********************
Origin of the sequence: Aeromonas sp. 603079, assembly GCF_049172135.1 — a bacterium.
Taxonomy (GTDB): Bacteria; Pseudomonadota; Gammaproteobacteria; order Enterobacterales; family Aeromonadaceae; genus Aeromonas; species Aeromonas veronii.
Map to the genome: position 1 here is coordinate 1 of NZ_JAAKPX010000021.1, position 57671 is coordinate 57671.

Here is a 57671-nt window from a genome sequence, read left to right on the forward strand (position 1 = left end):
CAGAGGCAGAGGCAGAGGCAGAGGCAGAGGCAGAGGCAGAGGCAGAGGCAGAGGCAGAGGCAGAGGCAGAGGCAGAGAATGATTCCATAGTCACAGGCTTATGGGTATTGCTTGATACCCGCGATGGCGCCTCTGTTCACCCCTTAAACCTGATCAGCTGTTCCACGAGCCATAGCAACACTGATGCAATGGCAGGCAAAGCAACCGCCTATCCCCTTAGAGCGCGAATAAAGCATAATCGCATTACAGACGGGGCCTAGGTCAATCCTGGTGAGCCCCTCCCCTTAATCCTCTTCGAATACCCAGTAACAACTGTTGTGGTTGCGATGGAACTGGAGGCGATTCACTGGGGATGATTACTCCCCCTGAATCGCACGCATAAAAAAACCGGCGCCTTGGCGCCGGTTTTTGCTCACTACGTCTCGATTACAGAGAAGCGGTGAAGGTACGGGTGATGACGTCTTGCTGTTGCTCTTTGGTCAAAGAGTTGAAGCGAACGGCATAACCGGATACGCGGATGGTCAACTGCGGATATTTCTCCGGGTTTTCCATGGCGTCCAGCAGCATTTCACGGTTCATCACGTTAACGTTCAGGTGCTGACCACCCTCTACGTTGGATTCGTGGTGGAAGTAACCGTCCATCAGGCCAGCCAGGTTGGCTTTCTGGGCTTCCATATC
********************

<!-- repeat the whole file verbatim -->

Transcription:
Origin of the sequence: Aeromonas sp. 603079, assembly GCF_049172135.1 — a bacterium.
Taxonomy (GTDB): Bacteria; Pseudomonadota; Gammaproteobacteria; order Enterobacterales; family Aeromonadaceae; genus Aeromonas; species Aeromonas veronii.
Map to the genome: position 1 here is coordinate 1 of NZ_JAAKPX010000021.1, position 57671 is coordinate 57671.

Here is a 57671-nt window from a genome sequence, read left to right on the forward strand (position 1 = left end):
CAGAGGCAGAGGCAGAGGCAGAGGCAGAGGCAGAGGCAGAGGCAGAGGCAGAGGCAGAGGCAGAGGCAGAGGCAGAGAATGATTCCATAGTCACAGGCTTATGGGTATTGCTTGATACCCGCGATGGCGCCTCTGTTCACCCCTTAAACCTGATCAGCTGTTCCACGAGCCATAGCAACACTGATGCAATGGCAGGCAAAGCAACCGCCTATCCCCTTAGAGCGCGAATAAAGCATAATCGCATTACAGACGGGGCCTAGGTCAATCCTGGTGAGCCCCTCCCCTTAATCCTCTTCGAATACCCAGTAACAACTGTTGTGGTTGCGATGGAACTGGAGGCGATTCACTGGGGATGATTACTCCCCCTGAATCGCACGCATAAAAAAACCGGCGCCTTGGCGCCGGTTTTTGCTCACTACGTCTCGATTACAGAGAAGCGGTGAAGGTACGGGTGATGACGTCTTGCTGTTGCTCTTTGGTCAAAGAGTTGAAGCGAACGGCATAACCGGATACGCGGATGGTCAACTGCGGATATTTCTCCGGGTTTTCCATGGCGTCCAGCAGCATTTCACGGTTCATCACGTTAACGTTCAGGTGCTGACCACCCTCTACGTTGGATTCGTGGTGGAAGTAACCGTCCATCAGGCCAGCCAGGTTGGCTTTCTGGGCTTCCATATC